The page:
From intense preparations and initial COVID-19 waves in early 2020; to the hard lessons and experiences of Victoria’s protracted second wave; to some relative COVID normalcy in late 2020/early 2021; to resurgences of COVID-19 cases, and stringent restrictions in Australia’s two most populous states, as well as the Australian Capital Territory and Aotearoa New Zealand, COVID-19 is set to remain part of our lives for the foreseeable future.
Thoughts and best wishes once again extend to colleagues and communities grappling with large numbers of COVID-19 patients, the personal hardships of protracted lockdowns, and the persisting issues of access block, all of which are still so frustratingly present across so much of our nations.
While it has been good to see redoubled efforts from some jurisdictional and national authorities to promote and encourage vaccination uptake, several related issues clearly require concerted attention as we travel down the precarious path to a slightly more open existence.
The first is a strong focus on promoting greater equity of vaccination access and coverage across both of our countries, including in rural, regional and remote areas, as well as metropolitan areas where vaccination rates may be lagging. This is particularly important for Indigenous communities, as distressing outbreaks in western New South Wales, and South Auckland Aotearoa New Zealand, have clearly illustrated.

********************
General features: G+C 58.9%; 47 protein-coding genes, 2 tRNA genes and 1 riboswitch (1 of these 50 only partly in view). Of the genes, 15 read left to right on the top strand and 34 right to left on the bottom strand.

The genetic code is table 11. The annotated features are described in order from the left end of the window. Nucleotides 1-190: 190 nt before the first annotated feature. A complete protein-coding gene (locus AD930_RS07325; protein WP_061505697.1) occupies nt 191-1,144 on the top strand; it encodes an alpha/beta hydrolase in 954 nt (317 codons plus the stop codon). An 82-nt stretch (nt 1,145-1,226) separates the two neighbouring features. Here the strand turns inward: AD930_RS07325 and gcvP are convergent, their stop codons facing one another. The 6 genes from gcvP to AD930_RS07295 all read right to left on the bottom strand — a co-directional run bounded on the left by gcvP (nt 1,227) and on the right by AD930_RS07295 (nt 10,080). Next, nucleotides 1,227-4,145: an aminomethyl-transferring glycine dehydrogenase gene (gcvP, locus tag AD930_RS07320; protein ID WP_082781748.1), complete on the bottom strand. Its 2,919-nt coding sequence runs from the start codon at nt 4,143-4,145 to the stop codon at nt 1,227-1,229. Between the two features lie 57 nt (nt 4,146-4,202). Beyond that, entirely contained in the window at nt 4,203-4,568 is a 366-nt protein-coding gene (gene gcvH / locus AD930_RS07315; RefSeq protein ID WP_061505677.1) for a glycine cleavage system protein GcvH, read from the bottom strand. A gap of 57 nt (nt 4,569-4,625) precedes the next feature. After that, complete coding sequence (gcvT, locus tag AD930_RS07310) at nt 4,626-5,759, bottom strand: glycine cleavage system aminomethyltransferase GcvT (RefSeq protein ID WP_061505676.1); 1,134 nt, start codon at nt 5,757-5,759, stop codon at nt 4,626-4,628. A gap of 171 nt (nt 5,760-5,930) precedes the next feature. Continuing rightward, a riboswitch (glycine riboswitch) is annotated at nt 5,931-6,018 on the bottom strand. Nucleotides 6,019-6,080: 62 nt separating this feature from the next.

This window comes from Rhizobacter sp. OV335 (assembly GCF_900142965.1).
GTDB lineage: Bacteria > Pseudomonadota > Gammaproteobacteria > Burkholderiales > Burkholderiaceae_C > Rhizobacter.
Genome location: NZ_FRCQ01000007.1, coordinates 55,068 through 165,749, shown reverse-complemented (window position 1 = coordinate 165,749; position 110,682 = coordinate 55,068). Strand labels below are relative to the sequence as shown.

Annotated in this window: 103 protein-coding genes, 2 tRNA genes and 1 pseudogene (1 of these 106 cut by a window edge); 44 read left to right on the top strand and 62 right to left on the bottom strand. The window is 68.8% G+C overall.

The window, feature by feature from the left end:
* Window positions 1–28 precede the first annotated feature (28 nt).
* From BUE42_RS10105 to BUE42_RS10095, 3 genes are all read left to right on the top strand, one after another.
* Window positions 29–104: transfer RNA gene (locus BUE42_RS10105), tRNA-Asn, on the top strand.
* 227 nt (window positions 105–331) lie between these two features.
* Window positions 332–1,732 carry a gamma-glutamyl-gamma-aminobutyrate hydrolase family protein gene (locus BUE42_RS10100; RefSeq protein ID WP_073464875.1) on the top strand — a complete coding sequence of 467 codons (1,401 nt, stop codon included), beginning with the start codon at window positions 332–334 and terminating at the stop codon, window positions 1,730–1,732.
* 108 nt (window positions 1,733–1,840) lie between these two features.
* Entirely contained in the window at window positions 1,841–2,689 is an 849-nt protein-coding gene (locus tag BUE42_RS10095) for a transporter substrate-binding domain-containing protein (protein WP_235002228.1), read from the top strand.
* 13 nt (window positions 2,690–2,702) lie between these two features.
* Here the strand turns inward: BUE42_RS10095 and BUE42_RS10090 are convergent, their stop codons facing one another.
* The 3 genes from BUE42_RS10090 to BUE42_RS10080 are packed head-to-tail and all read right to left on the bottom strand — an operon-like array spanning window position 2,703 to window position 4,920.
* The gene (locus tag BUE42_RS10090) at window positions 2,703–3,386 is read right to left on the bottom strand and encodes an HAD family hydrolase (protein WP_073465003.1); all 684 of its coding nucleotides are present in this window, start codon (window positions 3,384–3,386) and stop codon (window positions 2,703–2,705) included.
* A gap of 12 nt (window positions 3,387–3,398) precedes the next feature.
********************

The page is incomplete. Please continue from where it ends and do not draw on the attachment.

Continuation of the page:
As we seek to collectively and progressively ‘open up’, our systems and societies must be prepared to deal with more COVID cases. Greater, and more consistent vaccination coverage – an additional layer of protection both in relation to the health of individuals, as well as the already strained healthcare systems in which we all work – is one urgently needed component.
So too is ensuring healthcare systems, including hospital emergency departments, are properly supported, with collaborative planning, staffing and resourcing arrangements, to encompass both COVID-19 and our “business as usual” ED presentations, which we know will not abate, as we confront this next difficult phase. This requires a whole of healthcare system approach.
Widespread systemic issues still to be resolved across both countries have meant that many hospital emergency departments were already struggling under immense demand pressure prior to the most recent COVID-19 outbreaks.
These lingering systemic issues, which have continued to play out in relatively COVID-free jurisdictions, when combined with significant pandemic-associated pressures cause enormous stress in locations grappling with significant outbreaks. For the jurisdictions that remain relatively COVID-free, as I am sure you know, it is not ‘if’, but ‘when’ delta comes to you.
In the public domain, there has understandably been a significant focus on ICU capacity, staffing, and ventilator numbers, given the recent growth in COVID-19 cases. We certainly support our intensive care colleagues in advocating for the sickest of patients and their staff. However, ICUs admit just 2.5 per cent of COVID patients.